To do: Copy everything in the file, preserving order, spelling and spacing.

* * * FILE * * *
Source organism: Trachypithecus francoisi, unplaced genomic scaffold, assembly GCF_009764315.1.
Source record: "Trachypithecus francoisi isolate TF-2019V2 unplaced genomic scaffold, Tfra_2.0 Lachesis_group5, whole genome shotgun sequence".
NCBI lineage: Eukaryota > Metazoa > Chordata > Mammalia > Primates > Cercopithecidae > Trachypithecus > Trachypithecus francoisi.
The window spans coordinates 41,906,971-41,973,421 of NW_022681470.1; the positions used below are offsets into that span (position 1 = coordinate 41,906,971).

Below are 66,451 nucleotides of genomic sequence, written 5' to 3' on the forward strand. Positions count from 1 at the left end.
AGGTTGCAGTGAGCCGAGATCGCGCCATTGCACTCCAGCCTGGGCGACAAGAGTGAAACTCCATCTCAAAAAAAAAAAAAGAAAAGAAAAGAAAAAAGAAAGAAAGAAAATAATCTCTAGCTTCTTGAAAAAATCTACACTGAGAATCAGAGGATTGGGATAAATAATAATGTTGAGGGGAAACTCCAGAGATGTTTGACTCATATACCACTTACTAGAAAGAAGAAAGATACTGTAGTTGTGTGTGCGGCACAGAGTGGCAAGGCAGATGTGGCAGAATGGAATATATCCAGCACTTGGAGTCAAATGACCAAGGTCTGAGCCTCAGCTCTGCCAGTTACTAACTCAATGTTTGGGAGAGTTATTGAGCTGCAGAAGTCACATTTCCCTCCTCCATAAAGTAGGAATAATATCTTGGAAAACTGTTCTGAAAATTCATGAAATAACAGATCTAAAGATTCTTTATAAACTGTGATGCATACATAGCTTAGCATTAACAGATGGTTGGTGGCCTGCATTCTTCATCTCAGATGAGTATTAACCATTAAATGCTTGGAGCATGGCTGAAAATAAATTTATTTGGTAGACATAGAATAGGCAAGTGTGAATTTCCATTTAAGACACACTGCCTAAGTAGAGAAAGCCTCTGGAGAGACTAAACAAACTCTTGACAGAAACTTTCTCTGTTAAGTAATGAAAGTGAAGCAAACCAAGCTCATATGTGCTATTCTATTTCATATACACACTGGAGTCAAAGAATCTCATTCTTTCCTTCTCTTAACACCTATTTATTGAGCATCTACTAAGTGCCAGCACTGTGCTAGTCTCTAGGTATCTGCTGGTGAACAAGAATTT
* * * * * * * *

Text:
Source organism: Trachypithecus francoisi, unplaced genomic scaffold, assembly GCF_009764315.1.
Source record: "Trachypithecus francoisi isolate TF-2019V2 unplaced genomic scaffold, Tfra_2.0 Lachesis_group5, whole genome shotgun sequence".
NCBI lineage: Eukaryota > Metazoa > Chordata > Mammalia > Primates > Cercopithecidae > Trachypithecus > Trachypithecus francoisi.
The window spans coordinates 41,906,971-41,973,421 of NW_022681470.1; the positions used below are offsets into that span (position 1 = coordinate 41,906,971).

Below are 66,451 nucleotides of genomic sequence, written 5' to 3' on the forward strand. Positions count from 1 at the left end.
AGGTTGCAGTGAGCCGAGATCGCGCCATTGCACTCCAGCCTGGGCGACAAGAGTGAAACTCCATCTCAAAAAAAAAAAAAGAAAAGAAAAGAAAAAAGAAAGAAAGAAAATAATCTCTAGCTTCTTGAAAAAATCTACACTGAGAATCAGAGGATTGGGATAAATAATAATGTTGAGGGGAAACTCCAGAGATGTTTGACTCATATACCACTTACTAGAAAGAAGAAAGATACTGTAGTTGTGTGTGCGGCACAGAGTGGCAAGGCAGATGTGGCAGAATGGAATATATCCAGCACTTGGAGTCAAATGACCAAGGTCTGAGCCTCAGCTCTGCCAGTTACTAACTCAATGTTTGGGAGAGTTATTGAGCTGCAGAAGTCACATTTCCCTCCTCCATAAAGTAGGAATAATATCTTGGAAAACTGTTCTGAAAATTCATGAAATAACAGATCTAAAGATTCTTTATAAACTGTGATGCATACATAGCTTAGCATTAACAGATGGTTGGTGGCCTGCATTCTTCATCTCAGATGAGTATTAACCATTAAATGCTTGGAGCATGGCTGAAAATAAATTTATTTGGTAGACATAGAATAGGCAAGTGTGAATTTCCATTTAAGACACACTGCCTAAGTAGAGAAAGCCTCTGGAGAGACTAAACAAACTCTTGACAGAAACTTTCTCTGTTAAGTAATGAAAGTGAAGCAAACCAAGCTCATATGTGCTATTCTATTTCATATACACACTGGAGTCAAAGAATCTCATTCTTTCCTTCTCTTAACACCTATTTATTGAGCATCTACTAAGTGCCAGCACTGTGCTAGTCTCTAGGTATCTGCTGGTGAACAAGAATTT